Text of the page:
Monday, October 31, 2011

Jay Morris


Fiction by Jay Morris

Dear Uncle Jay:
My friend Irwin says I should quit my job as an assistant paint store manager so that I can become a towering literary figure and be hailed as the voice of my generation. What do I have to do, take a test or something?
--B.W., Racine, Wis.

Yes. Gone are the days when a lonely, desperate figure has to huddle in a cold garret for years, scrawling on scraps of paper, risking health and sanity while attempting to express the measure of his or her soul in elegant prose. It’s too much trouble.
Now you may simply put in for the position of literary “Voice of a Generation” by picking up an application at any Post Office or Radio Shack, and attaching letters of recommendation from two people willing to state that, to their knowledge, you have never before been named Voice, Conscience, or Savior of this or any other generation. Enclose two dollars for postage and handling and in four to six weeks you’ll receive notification of where and when to take the test.
Copies of the test are available. To receive one, send a bribe to:
Kenneth Darwell
Behind the Water Cooler
Government Printing Office
Boulder, Colorado
The bribe should be in the form of cash or McDonald’s Gift Certificates. Here’s a free sample of the exam, taken from the section testing literary sensibility:

1.What is the most important element of a modern novel?

A) A deeply moving narrative exploring eschatological ideas, ending with hard-won
affirmation of man’s place in the universe
B) Flattering jacket photo of the author
C) Sequential pagination

ANSWER: B. The favorite pose of literary authors is one that stresses robust masculinity, with the shirt open, displaying a massive, hairy chest—see Gertrude Stein.

2. Your name is Emilio Crum. You have written a novel called Spam City. Which of the following reviews would be better to receive?

A) “Crum has abandoned plot, character, and ideas as necessary components of a novel. His
book is a bold cry against the tyranny of ‘quality fiction.'"

B)“In Spam City, Emilio Crum, author of Shemp—Stooge of the Gods, proves thatthe
literary question is not ‘Who?’ or ‘What?’ or even ‘Why?’--it is ‘Huh?’ He impales our
preconception that fiction should be ‘enjoyable’ on a lance of insipidness honed in an
atmosphere in which pronounced cranial vacuity is our only hope.”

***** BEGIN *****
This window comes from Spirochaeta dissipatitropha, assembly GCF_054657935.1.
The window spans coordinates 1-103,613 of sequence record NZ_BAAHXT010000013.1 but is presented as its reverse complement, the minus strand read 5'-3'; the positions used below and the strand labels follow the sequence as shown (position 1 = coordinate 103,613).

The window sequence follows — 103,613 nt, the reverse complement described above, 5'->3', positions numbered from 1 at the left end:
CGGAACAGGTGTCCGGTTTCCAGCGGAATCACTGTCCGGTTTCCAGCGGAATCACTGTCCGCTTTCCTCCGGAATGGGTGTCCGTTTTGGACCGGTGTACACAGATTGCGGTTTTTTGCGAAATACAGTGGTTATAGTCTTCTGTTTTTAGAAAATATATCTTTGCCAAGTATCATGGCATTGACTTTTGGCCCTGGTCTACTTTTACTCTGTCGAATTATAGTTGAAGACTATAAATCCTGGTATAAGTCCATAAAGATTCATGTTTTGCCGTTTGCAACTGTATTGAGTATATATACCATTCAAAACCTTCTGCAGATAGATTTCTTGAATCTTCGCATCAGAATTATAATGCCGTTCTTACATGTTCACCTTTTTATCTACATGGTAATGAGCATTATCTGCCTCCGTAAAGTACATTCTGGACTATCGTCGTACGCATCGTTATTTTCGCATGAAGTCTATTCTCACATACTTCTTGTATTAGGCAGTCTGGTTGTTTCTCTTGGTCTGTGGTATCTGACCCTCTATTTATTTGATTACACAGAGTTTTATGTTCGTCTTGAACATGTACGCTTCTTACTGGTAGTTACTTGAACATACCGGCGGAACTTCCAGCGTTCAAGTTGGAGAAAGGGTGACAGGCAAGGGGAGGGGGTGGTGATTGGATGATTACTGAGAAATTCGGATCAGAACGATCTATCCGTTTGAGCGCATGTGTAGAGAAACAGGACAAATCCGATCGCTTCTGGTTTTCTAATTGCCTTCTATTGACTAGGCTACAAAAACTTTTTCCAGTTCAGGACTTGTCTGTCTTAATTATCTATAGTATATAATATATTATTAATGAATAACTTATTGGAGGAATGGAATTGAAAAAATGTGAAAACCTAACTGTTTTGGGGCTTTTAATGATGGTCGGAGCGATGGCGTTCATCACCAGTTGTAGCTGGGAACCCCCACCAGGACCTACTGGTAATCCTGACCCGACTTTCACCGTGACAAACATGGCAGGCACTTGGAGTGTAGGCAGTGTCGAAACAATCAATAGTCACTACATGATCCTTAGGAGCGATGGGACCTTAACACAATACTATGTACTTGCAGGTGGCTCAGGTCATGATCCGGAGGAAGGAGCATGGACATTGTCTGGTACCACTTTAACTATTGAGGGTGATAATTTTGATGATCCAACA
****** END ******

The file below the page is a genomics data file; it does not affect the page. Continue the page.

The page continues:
ANSWER: B. The name of your book is mentioned.

3. Do you write good?

ACCEPTABLE ANSWERS: “Yes, most goodly.” “Indeed-a-roonie!” “Who wants to know?”

4. If you are not accepted as “Voice” of your generation, would you be willing to accept another role? Number the following choices in order of preference.
A) Bursa Sac of a Generation
B) Nasty, Hacking Cough of a Generation
C) Knuckle Crack of a Generation
D) Valet Parker of a Generation

ANSWER: A trick question. None of these titles exist except “Nasty, Hacking Cough of a Generation” and that’s already been assigned to Mickey Rourke.

5. Why won’t Steven King ever win the Nobel Prize for Literature?

A) Genre writers are generally disparaged in literary circles
B) Too dang funny-lookin’

ANSWER: B. It’s easy to write scary stories if inspiration is as close as the nearest mirror.

6Why do you want to be the literary “Voice” of your generation?
A) To focus the collective energy and ideas of a particular group of people who lived at a
particular time in history, establishing its place in the ongoing intellectual and cultural
evolution of Mankind
B) Ten percent discount on dry-cleaning

ANSWER: B. Do you know how expensive dry-cleaning is these days?

SCORING: If you answered all six questions correctly, you are either a genius born to be one of the leading literary voices in modern America, or a big fat cheat. Either way, you’ll go far. If you got between one and five answers correct, chances are you will do better in some field other than literature. If you answered none of the questions correctly, check for a brain tumor.  

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